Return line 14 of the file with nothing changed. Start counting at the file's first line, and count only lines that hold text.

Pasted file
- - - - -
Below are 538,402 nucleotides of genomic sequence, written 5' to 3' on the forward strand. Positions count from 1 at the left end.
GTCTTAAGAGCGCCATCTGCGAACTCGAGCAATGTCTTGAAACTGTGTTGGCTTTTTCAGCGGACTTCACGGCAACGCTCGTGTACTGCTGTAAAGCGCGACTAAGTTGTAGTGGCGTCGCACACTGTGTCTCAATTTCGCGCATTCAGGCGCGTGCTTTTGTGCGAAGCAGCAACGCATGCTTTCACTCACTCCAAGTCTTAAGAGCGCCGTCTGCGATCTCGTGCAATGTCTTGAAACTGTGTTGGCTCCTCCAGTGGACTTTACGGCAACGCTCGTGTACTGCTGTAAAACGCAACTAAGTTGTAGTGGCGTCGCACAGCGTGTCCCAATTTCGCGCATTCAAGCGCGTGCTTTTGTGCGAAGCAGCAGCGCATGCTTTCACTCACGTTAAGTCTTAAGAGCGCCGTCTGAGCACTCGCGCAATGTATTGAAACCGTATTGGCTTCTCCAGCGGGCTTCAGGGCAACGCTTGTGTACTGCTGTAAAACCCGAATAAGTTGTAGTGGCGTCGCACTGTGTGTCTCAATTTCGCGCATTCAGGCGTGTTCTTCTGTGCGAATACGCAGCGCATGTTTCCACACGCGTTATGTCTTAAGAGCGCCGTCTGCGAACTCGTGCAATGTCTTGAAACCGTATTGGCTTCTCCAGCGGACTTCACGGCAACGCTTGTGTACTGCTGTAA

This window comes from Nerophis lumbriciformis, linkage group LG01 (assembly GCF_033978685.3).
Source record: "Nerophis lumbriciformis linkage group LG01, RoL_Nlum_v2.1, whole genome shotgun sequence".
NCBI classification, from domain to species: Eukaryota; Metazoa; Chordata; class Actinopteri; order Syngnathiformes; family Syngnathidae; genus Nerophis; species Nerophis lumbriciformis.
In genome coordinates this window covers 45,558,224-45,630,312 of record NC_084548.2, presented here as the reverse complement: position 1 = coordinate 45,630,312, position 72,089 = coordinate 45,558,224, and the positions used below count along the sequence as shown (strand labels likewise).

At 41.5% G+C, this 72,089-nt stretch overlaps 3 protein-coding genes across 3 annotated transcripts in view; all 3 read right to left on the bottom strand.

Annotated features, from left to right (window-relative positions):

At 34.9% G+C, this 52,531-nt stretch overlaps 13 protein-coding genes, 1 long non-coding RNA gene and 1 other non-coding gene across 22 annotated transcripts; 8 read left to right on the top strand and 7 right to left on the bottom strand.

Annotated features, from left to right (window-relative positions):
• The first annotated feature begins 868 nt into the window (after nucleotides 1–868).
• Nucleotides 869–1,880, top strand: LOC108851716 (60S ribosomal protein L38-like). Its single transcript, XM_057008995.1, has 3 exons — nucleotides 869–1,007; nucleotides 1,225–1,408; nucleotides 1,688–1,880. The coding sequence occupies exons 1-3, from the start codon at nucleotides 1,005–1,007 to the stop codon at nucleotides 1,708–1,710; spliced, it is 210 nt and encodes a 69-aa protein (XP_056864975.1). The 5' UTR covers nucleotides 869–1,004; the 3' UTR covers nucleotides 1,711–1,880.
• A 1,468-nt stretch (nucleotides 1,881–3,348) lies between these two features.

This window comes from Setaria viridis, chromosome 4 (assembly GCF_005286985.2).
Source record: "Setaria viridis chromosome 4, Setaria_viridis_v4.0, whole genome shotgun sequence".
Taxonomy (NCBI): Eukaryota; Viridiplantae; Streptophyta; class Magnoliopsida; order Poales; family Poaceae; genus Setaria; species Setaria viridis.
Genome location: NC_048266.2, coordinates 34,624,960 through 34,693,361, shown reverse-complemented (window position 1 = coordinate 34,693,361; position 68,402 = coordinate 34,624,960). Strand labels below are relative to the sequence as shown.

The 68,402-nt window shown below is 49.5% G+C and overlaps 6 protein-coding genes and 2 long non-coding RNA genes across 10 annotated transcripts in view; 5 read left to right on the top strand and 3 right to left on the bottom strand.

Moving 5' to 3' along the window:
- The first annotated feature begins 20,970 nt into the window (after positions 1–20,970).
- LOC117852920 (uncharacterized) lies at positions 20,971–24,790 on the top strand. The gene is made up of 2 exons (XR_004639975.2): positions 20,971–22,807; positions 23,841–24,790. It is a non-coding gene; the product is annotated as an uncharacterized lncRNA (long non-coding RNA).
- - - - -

This window comes from Setaria viridis, chromosome 4 (assembly GCF_005286985.2).